Pleasingly, there are signs that the situation is changing. For example, Craig Sisterson’s New Zealand Crime and Mystery Writers’ group is gaining some notice, with its annual Ngaio Marsh Awards showcasing new mystery-thriller works and authors, although the focus remains on real-world procedurals in the vein of Paul Cleave and Vanda Symon. Alan Carter’s Malborough Man is a good example, the novel starring UK detective, Nick Chester, who is forced to relocate to New Zealand after botching an undercover case. Gaining ground in the speculative thriller-adventure arena is Waikato writer Adrian J. Smith, the author of fast-paced New Zealand-based monster adventures in Nicholas Sansbury Smith’s bestselling Extinction world. Smith tells me he is writing an original title which also uses a Kiwi backdrop, so that will be one to watch for. Happily for me, the McKenna military thriller with its strong local focus appears to have filled a neglected niche in the market and its novelty may account, in part, for the series’ success, with Into the Mist and Into the Sounds winning the Sir Julius Vogel Award for Best Novel in 2017 and 2019 respectively.

For part two of our interview with Lee Murray, please click here.

A novel take on desire and longing

This month’s new romance novels have something for everyone, from the outstandingly popular online series After by Anna Todd to Jenny Colgan’s warmth and smiles in The Bookshop on the Shore. We’ve also got a charming new twist on Pride and Prejudice from Uzma Jalaluddin!

From the racy to the retiring, these recent additions to our romance collection are sure to enchant and beguile. Enjoy!

Tell me lies : a novel / Lovering, Carola
“Lucy Albright is far from her Long Island upbringing when she arrives on the campus of her small California college and happy to be hundreds of miles from her mother–whom she’s never forgiven for an act of betrayal in her early teen years. Quickly grasping at her fresh start, Lucy embraces college life and all it has to offer. And then she meets Stephen DeMarco . . .” (Adapted from the catalogue.)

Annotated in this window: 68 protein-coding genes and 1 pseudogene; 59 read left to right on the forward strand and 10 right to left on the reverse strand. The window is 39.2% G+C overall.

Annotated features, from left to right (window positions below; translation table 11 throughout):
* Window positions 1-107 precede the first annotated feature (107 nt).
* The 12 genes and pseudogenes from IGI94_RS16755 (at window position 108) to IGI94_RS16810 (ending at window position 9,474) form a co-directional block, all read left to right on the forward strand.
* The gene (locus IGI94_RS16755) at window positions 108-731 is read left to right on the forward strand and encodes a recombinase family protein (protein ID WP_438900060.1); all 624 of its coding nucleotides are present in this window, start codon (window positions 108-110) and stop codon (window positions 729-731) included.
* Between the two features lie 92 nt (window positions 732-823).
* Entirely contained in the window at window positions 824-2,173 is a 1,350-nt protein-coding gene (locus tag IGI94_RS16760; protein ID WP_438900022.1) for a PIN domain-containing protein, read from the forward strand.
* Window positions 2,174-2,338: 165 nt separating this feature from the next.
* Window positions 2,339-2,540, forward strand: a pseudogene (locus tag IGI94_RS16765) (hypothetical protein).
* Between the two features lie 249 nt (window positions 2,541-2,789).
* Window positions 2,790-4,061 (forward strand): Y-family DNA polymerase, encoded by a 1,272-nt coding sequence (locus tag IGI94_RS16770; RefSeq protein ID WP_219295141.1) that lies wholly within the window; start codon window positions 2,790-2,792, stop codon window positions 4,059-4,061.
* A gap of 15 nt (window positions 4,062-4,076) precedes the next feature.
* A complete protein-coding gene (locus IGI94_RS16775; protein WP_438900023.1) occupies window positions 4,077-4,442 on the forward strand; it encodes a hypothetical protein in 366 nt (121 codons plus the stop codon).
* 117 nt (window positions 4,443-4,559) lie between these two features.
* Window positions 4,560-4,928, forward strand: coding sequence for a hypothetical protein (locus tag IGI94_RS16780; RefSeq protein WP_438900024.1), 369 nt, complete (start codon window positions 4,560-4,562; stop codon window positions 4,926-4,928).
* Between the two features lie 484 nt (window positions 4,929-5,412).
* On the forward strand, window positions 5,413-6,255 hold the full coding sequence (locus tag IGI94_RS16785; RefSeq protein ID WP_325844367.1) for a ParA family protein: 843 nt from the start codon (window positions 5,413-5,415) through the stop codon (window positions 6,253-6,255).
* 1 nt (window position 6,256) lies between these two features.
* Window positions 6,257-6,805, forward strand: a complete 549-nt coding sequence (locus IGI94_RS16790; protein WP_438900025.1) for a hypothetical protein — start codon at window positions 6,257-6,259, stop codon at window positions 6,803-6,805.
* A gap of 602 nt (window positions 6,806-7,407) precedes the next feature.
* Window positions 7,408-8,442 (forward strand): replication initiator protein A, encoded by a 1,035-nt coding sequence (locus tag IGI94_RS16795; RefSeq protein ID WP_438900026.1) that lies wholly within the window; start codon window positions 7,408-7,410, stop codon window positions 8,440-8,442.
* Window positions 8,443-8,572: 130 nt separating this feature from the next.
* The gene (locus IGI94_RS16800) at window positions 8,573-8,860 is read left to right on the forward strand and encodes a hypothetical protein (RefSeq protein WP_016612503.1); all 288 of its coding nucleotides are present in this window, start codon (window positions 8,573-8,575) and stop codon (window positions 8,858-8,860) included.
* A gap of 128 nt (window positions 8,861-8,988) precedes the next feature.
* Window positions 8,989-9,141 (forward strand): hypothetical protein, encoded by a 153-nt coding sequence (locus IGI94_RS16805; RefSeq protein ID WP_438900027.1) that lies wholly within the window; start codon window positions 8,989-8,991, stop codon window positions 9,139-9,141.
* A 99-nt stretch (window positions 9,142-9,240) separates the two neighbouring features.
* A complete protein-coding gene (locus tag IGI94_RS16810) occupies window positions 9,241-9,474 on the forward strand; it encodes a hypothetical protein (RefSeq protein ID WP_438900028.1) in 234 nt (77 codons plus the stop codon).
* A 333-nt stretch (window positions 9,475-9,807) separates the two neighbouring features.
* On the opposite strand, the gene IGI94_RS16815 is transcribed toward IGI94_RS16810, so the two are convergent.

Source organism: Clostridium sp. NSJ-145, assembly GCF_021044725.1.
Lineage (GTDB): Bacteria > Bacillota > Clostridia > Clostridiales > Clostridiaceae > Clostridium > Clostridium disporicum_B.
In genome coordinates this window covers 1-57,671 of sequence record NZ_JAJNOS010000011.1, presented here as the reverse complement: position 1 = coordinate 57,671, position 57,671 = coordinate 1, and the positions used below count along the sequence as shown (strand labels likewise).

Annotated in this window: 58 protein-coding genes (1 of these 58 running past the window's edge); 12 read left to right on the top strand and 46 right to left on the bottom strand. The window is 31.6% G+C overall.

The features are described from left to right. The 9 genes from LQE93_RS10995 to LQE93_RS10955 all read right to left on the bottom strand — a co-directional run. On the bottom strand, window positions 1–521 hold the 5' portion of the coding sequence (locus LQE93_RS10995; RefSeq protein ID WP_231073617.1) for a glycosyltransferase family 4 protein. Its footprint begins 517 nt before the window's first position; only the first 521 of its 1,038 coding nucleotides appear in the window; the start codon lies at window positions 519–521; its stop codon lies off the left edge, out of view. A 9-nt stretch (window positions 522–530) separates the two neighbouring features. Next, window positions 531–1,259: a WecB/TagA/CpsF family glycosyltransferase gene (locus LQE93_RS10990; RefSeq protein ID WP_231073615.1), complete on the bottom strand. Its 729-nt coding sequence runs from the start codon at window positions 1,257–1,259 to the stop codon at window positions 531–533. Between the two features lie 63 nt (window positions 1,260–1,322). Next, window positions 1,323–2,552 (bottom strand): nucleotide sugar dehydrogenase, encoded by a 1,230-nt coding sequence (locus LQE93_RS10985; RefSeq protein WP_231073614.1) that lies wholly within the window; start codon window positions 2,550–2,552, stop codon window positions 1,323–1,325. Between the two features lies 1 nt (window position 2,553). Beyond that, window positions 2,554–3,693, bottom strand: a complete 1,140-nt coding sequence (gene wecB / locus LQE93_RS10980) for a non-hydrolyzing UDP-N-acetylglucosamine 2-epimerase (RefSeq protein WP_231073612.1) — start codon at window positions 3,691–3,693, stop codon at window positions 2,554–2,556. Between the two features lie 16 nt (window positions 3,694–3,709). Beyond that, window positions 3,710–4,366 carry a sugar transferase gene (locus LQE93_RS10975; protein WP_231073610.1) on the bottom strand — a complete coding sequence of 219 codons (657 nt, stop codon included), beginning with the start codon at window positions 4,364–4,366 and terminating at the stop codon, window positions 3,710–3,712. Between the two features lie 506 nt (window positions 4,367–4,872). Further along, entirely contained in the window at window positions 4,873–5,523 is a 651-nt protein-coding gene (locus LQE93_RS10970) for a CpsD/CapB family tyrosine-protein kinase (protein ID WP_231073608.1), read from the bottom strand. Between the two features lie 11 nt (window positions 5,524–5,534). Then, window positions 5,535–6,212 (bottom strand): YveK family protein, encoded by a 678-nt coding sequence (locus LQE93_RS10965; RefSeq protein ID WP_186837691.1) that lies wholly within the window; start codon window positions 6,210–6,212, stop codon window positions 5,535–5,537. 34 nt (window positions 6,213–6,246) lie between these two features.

The bookshop on the shore / Colgan, Jenny
“Zoe is a single mother, sinking beneath the waves trying to cope by herself in London. Hari, her gorgeous little boy is perfect in every way – except for the fact that he just doesn’t speak, at all. Then Hari’s aunt suggests Zoe could move to Scotland to help run a bookshop. Going from the lonely city to a small village in the Highlands could be the change Zoe and Hari desperately need.” (Adapted from the catalogue.)

Loving Sylvie / Smither, Elizabeth
“A sensual, witty novel that weaves together the stories of three women, beautifully written by one of our most clever wordsmiths. Elizabeth Smither takes us into the richly imagined worlds of three women, written with such beautifully deft skill as to make them vivid and alive.” (Catalogue.)

Ayesha at last / Jalaluddin, Uzma
“Ayesha  Shamsi has a lot going on. Though she’s lonely, she doesn’t want an arranged marriage. Then she meets Khalid who is just as smart and handsome as he is conservative and judgmental. When a surprise engagement between Khalid and Ayesha’s cousin Hafsa is announced, Ayesha is torn between how she feels about the straightforward Khalid and his family; and the truth she realizes about herself.” (Adapted from the catalogue.)

A love story for bewildered girls / Morgan, Emma
“Grace has a ‘full and interesting life’ – which is code for not married. Her life is the envy of her friends, but all this time she has been waiting in secret for love to hit her so hard that she would run out of breath. When Grace meets a beautiful woman, she falls suddenly and desperately in love. At the same party, lawyer Annie meets the man of her dreams. And across the city, Violet, who is afraid of almost everything, is making another discovery of her own . . .” (Adapted from the catalogue.)